1. I must say that if I lived near certain NPs/ AONBs I'd be very tempted to make some small additions to the signage on the ground rather than just on paper - which might just stir them up in a way dead HH doesn't seem to - these sorts of bodies can be far more sensitive about their hard estate than what they are meant to be protecting. And the subsequent debate about vandalism would be very, very interesting.......

  2. "Area of astounding corruption and incompetence." Might be more appropriate for the signage.

  3. Give them a chance. This is the consented culling of an SPA species on an SPA that is supposed to protect it. It's bound to take a while to come up with something to make that sound even vaguely justifiable. My guess is this is one they are so embarrassed about they will ultimately come clean but after such a long delay they can point to old systems and procedures. The defence will be this was indeed a dreadful thing to do but it was a while ago and we don't allow it to happen anymore. But we'll have to wait (and wait) and see.

  4. Can't you get this into the Conservative Press, Mark? I would think that both the Daily Express and Daily Mail would be interested. It is an audience which a Conservative Government would be sensitive about...

    My suggestion is to compile an 'Op Ed' piece to both, and to see if they respond?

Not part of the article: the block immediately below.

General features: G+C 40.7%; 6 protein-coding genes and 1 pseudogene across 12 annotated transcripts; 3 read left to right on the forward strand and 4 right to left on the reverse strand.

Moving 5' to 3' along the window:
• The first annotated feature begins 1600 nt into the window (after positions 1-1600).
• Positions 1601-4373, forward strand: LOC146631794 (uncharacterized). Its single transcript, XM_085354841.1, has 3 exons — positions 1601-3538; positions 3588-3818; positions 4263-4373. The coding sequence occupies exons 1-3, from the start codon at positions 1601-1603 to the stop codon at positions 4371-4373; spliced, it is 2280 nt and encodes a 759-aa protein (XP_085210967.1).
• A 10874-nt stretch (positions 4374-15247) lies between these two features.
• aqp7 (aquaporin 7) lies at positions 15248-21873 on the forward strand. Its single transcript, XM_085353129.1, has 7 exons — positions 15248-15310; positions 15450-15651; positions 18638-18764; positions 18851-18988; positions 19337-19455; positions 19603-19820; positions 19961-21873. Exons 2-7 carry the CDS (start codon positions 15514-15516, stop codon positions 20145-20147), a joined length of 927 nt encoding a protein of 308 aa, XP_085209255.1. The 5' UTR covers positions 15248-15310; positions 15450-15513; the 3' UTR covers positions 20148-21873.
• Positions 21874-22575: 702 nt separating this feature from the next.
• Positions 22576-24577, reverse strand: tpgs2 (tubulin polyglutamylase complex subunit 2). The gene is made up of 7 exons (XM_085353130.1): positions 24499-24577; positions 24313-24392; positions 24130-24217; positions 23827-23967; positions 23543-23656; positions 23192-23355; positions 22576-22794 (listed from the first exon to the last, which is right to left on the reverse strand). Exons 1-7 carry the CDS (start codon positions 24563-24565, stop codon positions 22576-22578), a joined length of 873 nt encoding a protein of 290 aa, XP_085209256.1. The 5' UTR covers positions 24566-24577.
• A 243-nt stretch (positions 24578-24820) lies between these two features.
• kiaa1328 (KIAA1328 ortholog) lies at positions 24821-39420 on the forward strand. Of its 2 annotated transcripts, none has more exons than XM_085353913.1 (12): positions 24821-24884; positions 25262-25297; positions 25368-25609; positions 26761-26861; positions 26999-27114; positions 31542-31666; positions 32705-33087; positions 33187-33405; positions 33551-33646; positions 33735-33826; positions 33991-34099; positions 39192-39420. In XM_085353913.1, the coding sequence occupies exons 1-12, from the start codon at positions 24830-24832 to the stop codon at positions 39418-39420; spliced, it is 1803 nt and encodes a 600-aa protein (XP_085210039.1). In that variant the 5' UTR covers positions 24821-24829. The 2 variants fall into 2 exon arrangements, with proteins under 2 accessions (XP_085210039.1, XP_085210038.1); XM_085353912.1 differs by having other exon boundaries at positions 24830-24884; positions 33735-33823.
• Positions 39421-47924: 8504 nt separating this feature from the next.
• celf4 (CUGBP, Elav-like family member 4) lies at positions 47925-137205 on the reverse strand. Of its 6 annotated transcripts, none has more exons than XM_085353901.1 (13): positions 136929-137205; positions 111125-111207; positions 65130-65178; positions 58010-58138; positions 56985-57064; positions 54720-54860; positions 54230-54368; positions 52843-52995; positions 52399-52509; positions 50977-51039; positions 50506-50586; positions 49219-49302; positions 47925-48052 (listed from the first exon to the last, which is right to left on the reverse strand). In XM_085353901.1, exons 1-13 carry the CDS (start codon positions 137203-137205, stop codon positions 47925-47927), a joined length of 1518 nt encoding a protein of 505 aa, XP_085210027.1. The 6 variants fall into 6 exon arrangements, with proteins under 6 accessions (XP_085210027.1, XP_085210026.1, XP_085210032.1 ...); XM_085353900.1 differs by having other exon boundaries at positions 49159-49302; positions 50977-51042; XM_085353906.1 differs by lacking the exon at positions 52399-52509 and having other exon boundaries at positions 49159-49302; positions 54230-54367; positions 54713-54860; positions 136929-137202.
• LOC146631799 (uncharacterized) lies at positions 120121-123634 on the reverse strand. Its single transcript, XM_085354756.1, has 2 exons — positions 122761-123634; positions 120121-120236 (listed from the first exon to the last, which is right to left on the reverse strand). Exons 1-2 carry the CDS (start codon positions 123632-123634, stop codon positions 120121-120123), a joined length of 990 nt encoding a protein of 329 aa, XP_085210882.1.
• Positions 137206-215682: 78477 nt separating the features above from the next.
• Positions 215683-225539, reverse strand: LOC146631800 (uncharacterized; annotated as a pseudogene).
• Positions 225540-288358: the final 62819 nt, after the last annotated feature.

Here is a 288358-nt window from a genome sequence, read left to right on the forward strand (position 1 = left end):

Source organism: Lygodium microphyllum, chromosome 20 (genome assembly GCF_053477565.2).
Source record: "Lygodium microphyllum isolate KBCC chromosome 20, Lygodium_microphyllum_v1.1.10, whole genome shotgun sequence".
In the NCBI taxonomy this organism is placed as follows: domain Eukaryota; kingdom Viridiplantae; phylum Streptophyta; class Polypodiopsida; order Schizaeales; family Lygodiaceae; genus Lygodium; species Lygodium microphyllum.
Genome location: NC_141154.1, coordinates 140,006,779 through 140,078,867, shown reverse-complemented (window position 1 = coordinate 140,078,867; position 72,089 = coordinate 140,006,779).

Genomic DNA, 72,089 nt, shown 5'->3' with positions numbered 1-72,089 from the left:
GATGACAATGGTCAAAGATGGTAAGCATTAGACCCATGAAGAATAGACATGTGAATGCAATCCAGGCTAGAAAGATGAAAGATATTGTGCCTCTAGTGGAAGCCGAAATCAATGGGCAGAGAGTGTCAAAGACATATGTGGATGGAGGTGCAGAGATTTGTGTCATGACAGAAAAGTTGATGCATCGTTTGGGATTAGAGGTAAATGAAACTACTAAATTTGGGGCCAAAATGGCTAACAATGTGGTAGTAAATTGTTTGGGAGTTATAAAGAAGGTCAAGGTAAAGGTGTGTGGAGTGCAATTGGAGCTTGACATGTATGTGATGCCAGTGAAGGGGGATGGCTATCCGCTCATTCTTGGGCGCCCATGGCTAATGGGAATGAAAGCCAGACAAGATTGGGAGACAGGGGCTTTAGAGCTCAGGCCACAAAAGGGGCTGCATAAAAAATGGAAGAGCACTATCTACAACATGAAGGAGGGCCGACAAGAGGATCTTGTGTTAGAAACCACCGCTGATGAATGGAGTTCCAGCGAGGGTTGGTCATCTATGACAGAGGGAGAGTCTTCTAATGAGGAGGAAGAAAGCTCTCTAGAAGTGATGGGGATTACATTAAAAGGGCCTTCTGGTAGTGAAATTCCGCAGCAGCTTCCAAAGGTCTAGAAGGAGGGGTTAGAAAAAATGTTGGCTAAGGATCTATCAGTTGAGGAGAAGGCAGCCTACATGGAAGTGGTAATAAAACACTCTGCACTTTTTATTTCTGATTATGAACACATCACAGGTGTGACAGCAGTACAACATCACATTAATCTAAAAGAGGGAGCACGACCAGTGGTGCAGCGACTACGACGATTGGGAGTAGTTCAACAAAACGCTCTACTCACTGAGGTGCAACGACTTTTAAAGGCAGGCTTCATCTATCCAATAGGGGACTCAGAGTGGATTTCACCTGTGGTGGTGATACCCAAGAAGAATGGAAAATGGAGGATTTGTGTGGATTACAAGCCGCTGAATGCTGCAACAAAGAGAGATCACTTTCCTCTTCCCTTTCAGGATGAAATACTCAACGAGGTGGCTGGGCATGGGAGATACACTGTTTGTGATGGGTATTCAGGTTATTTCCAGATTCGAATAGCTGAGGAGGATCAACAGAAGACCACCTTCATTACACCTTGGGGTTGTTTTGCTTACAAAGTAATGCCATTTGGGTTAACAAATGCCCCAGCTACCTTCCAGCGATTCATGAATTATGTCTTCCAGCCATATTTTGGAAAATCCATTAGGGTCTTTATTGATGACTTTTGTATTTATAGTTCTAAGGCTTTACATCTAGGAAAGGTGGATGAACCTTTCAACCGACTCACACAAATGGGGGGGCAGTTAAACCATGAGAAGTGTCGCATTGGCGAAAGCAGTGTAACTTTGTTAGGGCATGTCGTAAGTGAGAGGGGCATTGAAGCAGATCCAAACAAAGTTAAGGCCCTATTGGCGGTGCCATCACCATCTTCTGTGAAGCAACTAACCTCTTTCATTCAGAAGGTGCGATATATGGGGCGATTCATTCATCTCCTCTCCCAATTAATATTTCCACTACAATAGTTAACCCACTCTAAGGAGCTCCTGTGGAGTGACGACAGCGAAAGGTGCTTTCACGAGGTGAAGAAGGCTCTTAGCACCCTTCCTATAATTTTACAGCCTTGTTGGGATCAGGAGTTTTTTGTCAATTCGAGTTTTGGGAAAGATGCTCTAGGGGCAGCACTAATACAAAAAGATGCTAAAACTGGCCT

And then to send same piece to the BBC, ITV, Channel 4 and Channel 5...

  5. Mark, NE deserves all the criticism they're getting for their repeated failures.

    But your repeated insinuations that the AONBs are somehow responsible, or should/ could be acting as campaigning NGOs, is simply factually incorrect and therefore extremely unfair.

    I have some difficulty in believing that you don't know what AONBs are, how they are governed, or what their remit and powers are and are not after all these years, and so the fact that you are encouraging others (see comments above) to similarly misunderstand their role and governance is disappointing.

    What exactly would you like the AONB to do that they are not currently doing? Do you think that the governing Joint Advisory Committee made up of elected Local Authority members would agree to take this action if only the AONB staff asked them? Do you think Defra who fund the AONB would be happy if they extended their activities in the way you propose?